It is well-established that cognitive-behavioral therapy (CBT) is effective in treating social anxiety disorder (SAD), and newer research has begun to pinpoint the specific aspects that are most influential. And recent findings confirm the essential role of attention training in reducing SAD symptoms as well.
One of the main factors that is consistently implicated in the maintenance of SAD is self-focused attention. People with SAD tend to disproportionately focus attention on their internal experience during social situations, which in turn “enhances the awareness of a negative mental representation of the self as well as of feelings, thoughts, and physiological symptoms related to anxiety.”1 Self-focused attention may also interfere with one’s ability to process external feedback, have a negative impact on social performance, and reduce the likelihood of corrective experiences because of the lack of attention to details that might counter irrational beliefs that maintain the disorder.1
Cognitive therapies have been shown to decrease self-focused attention,1 and a study just released this year found that such reductions led to improvements in social anxiety within a week,2 suggesting that therapists should make this a priority target in treating SAD. Another study investigated the impact of directly targeting self-focused attention through attention training, expanding on previous case studies showing promise regarding its efficacy.3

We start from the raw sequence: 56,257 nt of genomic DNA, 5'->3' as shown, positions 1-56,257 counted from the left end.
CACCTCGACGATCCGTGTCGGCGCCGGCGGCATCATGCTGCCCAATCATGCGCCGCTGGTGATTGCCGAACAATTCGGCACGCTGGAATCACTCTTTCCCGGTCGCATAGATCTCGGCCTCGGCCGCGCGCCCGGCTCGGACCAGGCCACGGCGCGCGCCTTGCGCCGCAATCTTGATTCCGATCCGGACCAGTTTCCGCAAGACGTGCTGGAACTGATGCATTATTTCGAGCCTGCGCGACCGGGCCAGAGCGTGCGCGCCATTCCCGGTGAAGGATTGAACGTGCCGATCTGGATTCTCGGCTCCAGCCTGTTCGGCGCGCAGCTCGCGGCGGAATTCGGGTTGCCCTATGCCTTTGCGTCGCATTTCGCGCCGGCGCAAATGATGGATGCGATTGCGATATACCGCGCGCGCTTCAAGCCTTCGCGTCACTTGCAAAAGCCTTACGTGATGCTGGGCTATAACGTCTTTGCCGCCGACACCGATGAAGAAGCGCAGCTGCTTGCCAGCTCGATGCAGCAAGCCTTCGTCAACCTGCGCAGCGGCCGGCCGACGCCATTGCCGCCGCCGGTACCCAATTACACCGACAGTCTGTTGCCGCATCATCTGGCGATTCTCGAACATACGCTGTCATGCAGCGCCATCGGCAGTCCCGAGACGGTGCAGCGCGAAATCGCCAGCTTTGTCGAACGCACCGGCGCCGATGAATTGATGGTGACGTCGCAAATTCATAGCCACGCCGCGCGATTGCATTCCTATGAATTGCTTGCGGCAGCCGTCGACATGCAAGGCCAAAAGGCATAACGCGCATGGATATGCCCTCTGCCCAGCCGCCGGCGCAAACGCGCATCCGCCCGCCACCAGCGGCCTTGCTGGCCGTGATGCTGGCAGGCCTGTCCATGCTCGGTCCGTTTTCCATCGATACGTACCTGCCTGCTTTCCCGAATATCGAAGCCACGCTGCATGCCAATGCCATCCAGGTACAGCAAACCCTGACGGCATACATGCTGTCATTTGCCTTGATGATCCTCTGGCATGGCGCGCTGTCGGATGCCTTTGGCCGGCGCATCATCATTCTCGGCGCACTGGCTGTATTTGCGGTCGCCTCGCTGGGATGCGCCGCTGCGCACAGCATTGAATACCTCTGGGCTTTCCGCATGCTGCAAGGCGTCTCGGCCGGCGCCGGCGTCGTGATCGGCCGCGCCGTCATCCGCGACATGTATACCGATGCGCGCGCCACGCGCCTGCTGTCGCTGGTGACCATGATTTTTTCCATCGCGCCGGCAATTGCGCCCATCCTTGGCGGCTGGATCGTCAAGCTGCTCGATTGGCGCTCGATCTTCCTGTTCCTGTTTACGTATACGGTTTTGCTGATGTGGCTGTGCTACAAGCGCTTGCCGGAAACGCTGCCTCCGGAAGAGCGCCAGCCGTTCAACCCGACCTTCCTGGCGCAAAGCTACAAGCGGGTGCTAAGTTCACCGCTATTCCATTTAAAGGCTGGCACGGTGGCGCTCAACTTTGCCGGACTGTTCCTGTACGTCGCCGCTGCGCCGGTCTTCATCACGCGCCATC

In this randomized, controlled trial, researchers at the University of Sydney and the University of New South Wales in Australia assigned participants to six weekly sessions of either attention training or cognitive therapy. While both treatments were found to reduce symptoms of social anxiety among the 30 participants who completed treatment, attention training led to greater improvement in participants’ scores on the Self-Focused Attention questionnaire and the Brief Fear of Negative Evaluation questionnaire. The intervention aimed to teach participants how to focus and shift their attention in order to tune out irrelevant external stimuli and disengage from thoughts and feelings that may be unhelpful.
One type of internally-focused attention that can be problematic for people with SAD pertains to mental imagery.